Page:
Review: Lockout

A mindless science fiction action shooter, while entertaining and fun it isn’t intelligent enough for me to appreciate.

Guy Pearce plays a CIA officer named Snow who after being wrongly convicted is sentenced for time onboard a orbital prison space station. As bad luck would have it, the President’s daughter is surveying the prison when the inmates break out and take control. Snow is now the only man who can get her to safety.

Lockout got my attention by having Luc Besson’s name attached to it, though unfortunately he was only one of three men who worked on the screenplay and the film is “Based of an idea by Luc Besson”. Hm. The film therefore is the creation of debut director James Mather.
It looks good, the prison has a robust and functional appearance, the prisoners are psychotic and threatening and Guy Pearce has a great sense of dry wit and cynicism. He never takes things seriously and it looks like he’s having fun; a lot of the film’s merit comes from Pearce’s performance.

However… story and narrative fall very short. Lockout is an entertaining waste of time and little more. True, I have seen worse: I would recommend Lockout over 2012’s Total Recall any day of the week, because at least Lockout has the good decency to be an original piece with original characters! It is just a shame this high-octane rollercoaster doesn’t slow down a little more to explain how things work and who characters are. It is literally a science fiction video game with the objective: “Rescue the Princess”.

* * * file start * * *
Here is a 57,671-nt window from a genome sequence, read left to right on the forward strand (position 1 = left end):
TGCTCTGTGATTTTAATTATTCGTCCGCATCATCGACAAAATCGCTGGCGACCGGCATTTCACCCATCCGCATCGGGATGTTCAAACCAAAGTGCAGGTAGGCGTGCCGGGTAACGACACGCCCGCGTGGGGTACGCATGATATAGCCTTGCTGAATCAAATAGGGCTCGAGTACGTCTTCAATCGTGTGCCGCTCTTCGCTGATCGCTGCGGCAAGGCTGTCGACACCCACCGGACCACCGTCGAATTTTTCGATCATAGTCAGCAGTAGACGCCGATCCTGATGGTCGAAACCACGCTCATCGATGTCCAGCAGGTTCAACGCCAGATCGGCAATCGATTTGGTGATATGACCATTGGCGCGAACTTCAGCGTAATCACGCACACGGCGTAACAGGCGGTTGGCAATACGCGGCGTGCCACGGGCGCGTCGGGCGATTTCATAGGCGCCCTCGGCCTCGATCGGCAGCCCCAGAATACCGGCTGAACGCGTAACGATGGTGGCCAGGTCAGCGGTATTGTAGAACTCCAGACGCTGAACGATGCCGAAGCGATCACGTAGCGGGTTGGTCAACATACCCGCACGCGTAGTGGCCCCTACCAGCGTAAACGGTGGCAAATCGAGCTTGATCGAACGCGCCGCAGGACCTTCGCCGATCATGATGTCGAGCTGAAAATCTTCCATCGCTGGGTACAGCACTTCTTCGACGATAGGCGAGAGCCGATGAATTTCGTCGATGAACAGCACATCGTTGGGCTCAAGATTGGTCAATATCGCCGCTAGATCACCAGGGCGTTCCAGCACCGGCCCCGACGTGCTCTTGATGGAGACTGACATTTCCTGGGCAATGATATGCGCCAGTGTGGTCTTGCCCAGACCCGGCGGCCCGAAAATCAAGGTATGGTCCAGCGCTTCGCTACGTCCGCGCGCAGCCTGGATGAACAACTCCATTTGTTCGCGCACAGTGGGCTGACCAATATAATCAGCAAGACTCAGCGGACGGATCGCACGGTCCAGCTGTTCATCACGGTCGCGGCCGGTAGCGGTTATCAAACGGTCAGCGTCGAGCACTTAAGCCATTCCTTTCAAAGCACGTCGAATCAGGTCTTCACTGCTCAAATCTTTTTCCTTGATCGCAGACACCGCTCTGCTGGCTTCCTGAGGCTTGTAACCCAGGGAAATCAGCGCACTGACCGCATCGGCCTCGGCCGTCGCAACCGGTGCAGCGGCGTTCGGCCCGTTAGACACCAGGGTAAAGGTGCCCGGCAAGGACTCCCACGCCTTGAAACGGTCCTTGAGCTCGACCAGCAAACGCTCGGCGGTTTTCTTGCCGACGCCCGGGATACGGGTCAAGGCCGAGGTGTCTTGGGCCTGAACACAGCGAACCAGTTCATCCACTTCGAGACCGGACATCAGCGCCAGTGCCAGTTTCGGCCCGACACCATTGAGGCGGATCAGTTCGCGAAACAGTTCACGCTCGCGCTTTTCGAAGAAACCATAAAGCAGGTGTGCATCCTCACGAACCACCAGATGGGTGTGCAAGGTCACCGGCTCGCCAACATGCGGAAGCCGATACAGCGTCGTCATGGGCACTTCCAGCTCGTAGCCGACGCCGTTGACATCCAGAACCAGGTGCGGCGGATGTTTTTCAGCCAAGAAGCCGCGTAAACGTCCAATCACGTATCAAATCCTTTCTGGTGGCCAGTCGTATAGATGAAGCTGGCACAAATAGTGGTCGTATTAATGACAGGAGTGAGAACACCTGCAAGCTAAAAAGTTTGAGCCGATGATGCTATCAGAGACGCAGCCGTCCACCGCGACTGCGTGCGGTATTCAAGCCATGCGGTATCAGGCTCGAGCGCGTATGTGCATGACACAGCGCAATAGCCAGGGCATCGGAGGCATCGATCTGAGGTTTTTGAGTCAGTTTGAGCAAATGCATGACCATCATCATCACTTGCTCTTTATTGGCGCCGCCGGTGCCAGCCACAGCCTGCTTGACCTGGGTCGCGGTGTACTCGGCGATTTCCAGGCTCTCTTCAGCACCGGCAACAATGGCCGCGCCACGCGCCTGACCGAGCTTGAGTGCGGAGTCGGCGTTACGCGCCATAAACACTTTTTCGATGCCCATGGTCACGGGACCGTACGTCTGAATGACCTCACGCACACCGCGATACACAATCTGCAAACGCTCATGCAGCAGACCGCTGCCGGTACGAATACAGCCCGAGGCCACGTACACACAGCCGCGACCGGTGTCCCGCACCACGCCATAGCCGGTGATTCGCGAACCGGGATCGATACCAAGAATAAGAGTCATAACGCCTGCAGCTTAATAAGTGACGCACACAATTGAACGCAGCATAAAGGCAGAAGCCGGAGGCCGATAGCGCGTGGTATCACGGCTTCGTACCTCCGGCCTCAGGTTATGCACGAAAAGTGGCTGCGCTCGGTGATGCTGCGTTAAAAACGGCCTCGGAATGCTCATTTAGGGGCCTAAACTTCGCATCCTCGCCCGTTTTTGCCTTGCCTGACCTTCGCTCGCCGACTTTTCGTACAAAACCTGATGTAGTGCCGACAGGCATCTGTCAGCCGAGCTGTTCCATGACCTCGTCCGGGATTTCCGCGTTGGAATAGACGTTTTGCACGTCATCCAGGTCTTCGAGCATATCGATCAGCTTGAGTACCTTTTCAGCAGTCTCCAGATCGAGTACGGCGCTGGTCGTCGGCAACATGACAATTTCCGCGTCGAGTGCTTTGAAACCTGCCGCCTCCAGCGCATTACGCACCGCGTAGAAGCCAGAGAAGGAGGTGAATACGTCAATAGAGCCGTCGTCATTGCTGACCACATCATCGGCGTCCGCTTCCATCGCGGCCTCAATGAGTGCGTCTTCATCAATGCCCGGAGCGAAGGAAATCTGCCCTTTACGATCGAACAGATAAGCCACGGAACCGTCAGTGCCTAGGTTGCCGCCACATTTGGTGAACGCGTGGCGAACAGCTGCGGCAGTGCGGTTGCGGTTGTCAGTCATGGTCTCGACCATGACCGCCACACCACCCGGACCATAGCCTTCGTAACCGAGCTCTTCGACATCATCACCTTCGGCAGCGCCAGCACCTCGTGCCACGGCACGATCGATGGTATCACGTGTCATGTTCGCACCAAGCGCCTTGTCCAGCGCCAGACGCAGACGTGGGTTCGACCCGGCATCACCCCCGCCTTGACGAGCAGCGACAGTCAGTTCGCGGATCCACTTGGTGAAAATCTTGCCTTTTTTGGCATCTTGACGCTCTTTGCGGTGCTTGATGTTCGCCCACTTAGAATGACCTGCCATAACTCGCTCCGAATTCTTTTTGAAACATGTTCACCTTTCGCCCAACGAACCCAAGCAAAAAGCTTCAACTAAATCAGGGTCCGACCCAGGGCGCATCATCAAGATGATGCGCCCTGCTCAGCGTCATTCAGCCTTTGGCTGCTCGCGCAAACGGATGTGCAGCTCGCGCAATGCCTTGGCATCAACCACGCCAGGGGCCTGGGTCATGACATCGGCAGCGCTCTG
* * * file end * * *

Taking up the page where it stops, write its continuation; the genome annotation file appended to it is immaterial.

I found myself in the final climax wondering why an orbital prison would need automated turrets all over it… or how a state of the art prison falls apart as soon as one prisoner gets hold of a gun. Wouldn’t they have procedures and high-tech security against that sort of thing?

But, I appreciated it for what it was, a mindless science fiction action film, and a unique one at that. If you like this sort of genre or just want to waste time, give Lockout a watch.

Additional Marshmallows: There is one of the worst CGI sequences within the first ten minutes though… I kid you not, this was Ultraviolet (shudder…) levels of awfulness. Fortunately you can forget it almost immediately.

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